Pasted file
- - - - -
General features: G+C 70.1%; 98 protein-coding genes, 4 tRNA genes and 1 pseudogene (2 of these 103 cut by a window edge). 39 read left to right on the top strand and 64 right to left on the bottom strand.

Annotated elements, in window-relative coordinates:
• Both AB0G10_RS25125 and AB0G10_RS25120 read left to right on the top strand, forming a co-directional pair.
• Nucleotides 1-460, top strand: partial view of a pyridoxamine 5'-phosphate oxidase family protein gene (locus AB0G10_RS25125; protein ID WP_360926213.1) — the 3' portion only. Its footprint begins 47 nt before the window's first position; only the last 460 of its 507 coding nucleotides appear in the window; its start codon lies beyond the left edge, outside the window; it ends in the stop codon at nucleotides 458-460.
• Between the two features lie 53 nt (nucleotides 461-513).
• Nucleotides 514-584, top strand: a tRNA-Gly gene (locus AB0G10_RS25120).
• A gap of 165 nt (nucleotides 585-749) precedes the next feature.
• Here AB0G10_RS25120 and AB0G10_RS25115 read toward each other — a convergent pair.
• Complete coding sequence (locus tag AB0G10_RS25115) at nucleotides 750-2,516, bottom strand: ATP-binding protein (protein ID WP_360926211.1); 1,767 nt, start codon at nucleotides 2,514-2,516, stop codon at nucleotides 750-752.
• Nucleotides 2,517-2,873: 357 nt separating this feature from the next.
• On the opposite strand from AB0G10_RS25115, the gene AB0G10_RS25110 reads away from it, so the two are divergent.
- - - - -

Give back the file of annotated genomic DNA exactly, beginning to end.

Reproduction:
General features: G+C 70.1%; 98 protein-coding genes, 4 tRNA genes and 1 pseudogene (2 of these 103 cut by a window edge). 39 read left to right on the top strand and 64 right to left on the bottom strand.

Annotated elements, in window-relative coordinates:
• Both AB0G10_RS25125 and AB0G10_RS25120 read left to right on the top strand, forming a co-directional pair.
• Nucleotides 1-460, top strand: partial view of a pyridoxamine 5'-phosphate oxidase family protein gene (locus AB0G10_RS25125; protein ID WP_360926213.1) — the 3' portion only. Its footprint begins 47 nt before the window's first position; only the last 460 of its 507 coding nucleotides appear in the window; its start codon lies beyond the left edge, outside the window; it ends in the stop codon at nucleotides 458-460.
• Between the two features lie 53 nt (nucleotides 461-513).
• Nucleotides 514-584, top strand: a tRNA-Gly gene (locus AB0G10_RS25120).
• A gap of 165 nt (nucleotides 585-749) precedes the next feature.
• Here AB0G10_RS25120 and AB0G10_RS25115 read toward each other — a convergent pair.
• Complete coding sequence (locus tag AB0G10_RS25115) at nucleotides 750-2,516, bottom strand: ATP-binding protein (protein ID WP_360926211.1); 1,767 nt, start codon at nucleotides 2,514-2,516, stop codon at nucleotides 750-752.
• Nucleotides 2,517-2,873: 357 nt separating this feature from the next.
• On the opposite strand from AB0G10_RS25115, the gene AB0G10_RS25110 reads away from it, so the two are divergent.